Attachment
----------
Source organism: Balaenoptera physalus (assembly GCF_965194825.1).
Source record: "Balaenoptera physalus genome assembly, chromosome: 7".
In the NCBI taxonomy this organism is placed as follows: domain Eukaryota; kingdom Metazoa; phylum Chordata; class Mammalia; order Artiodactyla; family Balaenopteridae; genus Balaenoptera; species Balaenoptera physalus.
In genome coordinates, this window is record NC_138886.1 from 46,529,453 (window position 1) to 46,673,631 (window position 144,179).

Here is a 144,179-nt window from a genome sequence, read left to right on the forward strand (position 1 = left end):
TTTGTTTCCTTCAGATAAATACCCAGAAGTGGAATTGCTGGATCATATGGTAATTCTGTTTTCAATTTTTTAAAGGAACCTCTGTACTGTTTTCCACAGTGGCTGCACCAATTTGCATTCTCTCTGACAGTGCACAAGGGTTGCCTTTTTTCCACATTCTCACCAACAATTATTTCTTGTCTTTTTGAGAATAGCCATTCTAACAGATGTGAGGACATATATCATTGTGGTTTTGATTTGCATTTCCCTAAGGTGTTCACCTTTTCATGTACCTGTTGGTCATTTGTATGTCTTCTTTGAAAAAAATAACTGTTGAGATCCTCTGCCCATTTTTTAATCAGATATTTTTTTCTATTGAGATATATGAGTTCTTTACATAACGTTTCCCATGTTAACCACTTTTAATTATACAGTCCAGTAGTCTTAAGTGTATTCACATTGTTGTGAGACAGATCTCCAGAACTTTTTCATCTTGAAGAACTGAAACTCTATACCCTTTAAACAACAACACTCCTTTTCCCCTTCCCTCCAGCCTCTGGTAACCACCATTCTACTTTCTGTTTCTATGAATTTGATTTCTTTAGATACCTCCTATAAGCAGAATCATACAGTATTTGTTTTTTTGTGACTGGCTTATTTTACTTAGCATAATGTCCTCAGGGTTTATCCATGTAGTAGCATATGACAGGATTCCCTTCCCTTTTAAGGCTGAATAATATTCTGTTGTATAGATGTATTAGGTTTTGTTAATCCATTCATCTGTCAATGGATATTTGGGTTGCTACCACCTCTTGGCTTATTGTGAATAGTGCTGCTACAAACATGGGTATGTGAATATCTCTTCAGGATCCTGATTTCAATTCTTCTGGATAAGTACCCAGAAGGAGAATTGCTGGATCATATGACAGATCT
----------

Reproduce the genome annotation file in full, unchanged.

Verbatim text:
Source organism: Balaenoptera physalus (assembly GCF_965194825.1).
Source record: "Balaenoptera physalus genome assembly, chromosome: 7".
In the NCBI taxonomy this organism is placed as follows: domain Eukaryota; kingdom Metazoa; phylum Chordata; class Mammalia; order Artiodactyla; family Balaenopteridae; genus Balaenoptera; species Balaenoptera physalus.
In genome coordinates, this window is record NC_138886.1 from 46,529,453 (window position 1) to 46,673,631 (window position 144,179).

Here is a 144,179-nt window from a genome sequence, read left to right on the forward strand (position 1 = left end):
TTTGTTTCCTTCAGATAAATACCCAGAAGTGGAATTGCTGGATCATATGGTAATTCTGTTTTCAATTTTTTAAAGGAACCTCTGTACTGTTTTCCACAGTGGCTGCACCAATTTGCATTCTCTCTGACAGTGCACAAGGGTTGCCTTTTTTCCACATTCTCACCAACAATTATTTCTTGTCTTTTTGAGAATAGCCATTCTAACAGATGTGAGGACATATATCATTGTGGTTTTGATTTGCATTTCCCTAAGGTGTTCACCTTTTCATGTACCTGTTGGTCATTTGTATGTCTTCTTTGAAAAAAATAACTGTTGAGATCCTCTGCCCATTTTTTAATCAGATATTTTTTTCTATTGAGATATATGAGTTCTTTACATAACGTTTCCCATGTTAACCACTTTTAATTATACAGTCCAGTAGTCTTAAGTGTATTCACATTGTTGTGAGACAGATCTCCAGAACTTTTTCATCTTGAAGAACTGAAACTCTATACCCTTTAAACAACAACACTCCTTTTCCCCTTCCCTCCAGCCTCTGGTAACCACCATTCTACTTTCTGTTTCTATGAATTTGATTTCTTTAGATACCTCCTATAAGCAGAATCATACAGTATTTGTTTTTTTGTGACTGGCTTATTTTACTTAGCATAATGTCCTCAGGGTTTATCCATGTAGTAGCATATGACAGGATTCCCTTCCCTTTTAAGGCTGAATAATATTCTGTTGTATAGATGTATTAGGTTTTGTTAATCCATTCATCTGTCAATGGATATTTGGGTTGCTACCACCTCTTGGCTTATTGTGAATAGTGCTGCTACAAACATGGGTATGTGAATATCTCTTCAGGATCCTGATTTCAATTCTTCTGGATAAGTACCCAGAAGGAGAATTGCTGGATCATATGACAGATCT